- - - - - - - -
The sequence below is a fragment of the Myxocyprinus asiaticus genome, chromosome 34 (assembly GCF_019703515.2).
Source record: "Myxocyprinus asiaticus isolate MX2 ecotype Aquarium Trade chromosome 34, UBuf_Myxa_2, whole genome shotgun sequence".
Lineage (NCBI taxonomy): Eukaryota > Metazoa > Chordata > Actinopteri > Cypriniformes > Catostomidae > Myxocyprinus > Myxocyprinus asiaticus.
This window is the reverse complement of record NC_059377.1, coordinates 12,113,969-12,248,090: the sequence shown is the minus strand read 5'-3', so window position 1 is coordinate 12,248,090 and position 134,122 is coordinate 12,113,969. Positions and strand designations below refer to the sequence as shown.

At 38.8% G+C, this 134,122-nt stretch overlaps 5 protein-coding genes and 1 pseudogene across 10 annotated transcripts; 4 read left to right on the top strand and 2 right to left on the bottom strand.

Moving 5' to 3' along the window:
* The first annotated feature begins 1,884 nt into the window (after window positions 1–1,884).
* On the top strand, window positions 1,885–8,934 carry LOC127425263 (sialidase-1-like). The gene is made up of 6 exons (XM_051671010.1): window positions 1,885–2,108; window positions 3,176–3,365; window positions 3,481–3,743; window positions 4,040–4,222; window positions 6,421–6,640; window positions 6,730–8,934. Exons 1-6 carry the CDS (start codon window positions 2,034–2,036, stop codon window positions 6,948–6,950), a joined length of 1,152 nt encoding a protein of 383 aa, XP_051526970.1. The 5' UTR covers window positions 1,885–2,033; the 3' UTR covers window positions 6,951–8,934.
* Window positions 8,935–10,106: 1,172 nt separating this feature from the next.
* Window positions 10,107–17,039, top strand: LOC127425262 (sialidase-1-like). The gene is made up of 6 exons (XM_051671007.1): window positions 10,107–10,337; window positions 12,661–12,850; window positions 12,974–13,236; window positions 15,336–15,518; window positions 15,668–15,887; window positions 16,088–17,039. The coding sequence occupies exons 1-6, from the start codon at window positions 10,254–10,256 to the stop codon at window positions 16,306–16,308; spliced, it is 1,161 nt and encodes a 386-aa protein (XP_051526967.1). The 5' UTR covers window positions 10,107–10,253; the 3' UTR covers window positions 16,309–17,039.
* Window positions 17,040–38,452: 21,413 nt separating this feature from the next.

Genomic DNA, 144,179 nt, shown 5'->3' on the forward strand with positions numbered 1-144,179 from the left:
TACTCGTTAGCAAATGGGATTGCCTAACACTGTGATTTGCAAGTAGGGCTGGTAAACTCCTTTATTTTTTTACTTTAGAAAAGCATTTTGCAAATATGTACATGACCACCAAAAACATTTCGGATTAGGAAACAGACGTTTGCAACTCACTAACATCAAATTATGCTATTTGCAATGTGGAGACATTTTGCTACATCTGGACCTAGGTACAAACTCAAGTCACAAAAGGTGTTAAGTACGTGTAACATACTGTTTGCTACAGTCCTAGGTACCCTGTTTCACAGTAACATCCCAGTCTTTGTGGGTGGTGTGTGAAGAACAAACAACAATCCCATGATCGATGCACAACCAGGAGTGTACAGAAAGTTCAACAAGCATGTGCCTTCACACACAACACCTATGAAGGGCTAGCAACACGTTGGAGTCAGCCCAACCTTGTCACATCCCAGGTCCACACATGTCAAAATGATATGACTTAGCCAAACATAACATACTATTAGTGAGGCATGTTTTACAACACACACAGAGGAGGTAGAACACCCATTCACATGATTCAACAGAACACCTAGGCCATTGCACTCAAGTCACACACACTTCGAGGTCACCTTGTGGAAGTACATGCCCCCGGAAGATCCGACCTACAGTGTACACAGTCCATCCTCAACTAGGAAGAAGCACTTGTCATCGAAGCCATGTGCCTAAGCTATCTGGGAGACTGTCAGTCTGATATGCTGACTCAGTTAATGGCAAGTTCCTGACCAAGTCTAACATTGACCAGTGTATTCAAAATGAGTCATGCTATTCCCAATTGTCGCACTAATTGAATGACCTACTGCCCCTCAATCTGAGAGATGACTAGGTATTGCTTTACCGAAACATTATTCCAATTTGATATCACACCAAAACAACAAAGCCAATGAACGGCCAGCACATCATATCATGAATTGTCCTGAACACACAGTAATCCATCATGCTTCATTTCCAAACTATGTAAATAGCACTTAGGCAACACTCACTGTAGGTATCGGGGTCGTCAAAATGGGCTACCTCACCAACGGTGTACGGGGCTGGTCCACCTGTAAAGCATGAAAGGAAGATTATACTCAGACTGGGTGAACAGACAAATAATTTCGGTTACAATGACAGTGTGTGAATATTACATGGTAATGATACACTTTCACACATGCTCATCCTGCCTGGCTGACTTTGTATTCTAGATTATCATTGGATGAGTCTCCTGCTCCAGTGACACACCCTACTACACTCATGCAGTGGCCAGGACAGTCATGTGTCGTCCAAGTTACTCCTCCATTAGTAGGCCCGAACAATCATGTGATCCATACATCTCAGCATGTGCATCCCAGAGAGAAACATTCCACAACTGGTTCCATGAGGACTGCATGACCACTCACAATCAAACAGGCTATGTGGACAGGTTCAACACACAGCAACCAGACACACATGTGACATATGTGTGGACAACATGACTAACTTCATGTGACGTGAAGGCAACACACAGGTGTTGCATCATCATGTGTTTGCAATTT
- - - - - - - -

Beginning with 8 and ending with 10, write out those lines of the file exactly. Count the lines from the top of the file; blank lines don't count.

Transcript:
* On the top strand, window positions 1,885–8,934 carry LOC127425263 (sialidase-1-like). The gene is made up of 6 exons (XM_051671010.1): window positions 1,885–2,108; window positions 3,176–3,365; window positions 3,481–3,743; window positions 4,040–4,222; window positions 6,421–6,640; window positions 6,730–8,934. Exons 1-6 carry the CDS (start codon window positions 2,034–2,036, stop codon window positions 6,948–6,950), a joined length of 1,152 nt encoding a protein of 383 aa, XP_051526970.1. The 5' UTR covers window positions 1,885–2,033; the 3' UTR covers window positions 6,951–8,934.
* Window positions 8,935–10,106: 1,172 nt separating this feature from the next.
* Window positions 10,107–17,039, top strand: LOC127425262 (sialidase-1-like). The gene is made up of 6 exons (XM_051671007.1): window positions 10,107–10,337; window positions 12,661–12,850; window positions 12,974–13,236; window positions 15,336–15,518; window positions 15,668–15,887; window positions 16,088–17,039. The coding sequence occupies exons 1-6, from the start codon at window positions 10,254–10,256 to the stop codon at window positions 16,306–16,308; spliced, it is 1,161 nt and encodes a 386-aa protein (XP_051526967.1). The 5' UTR covers window positions 10,107–10,253; the 3' UTR covers window positions 16,309–17,039.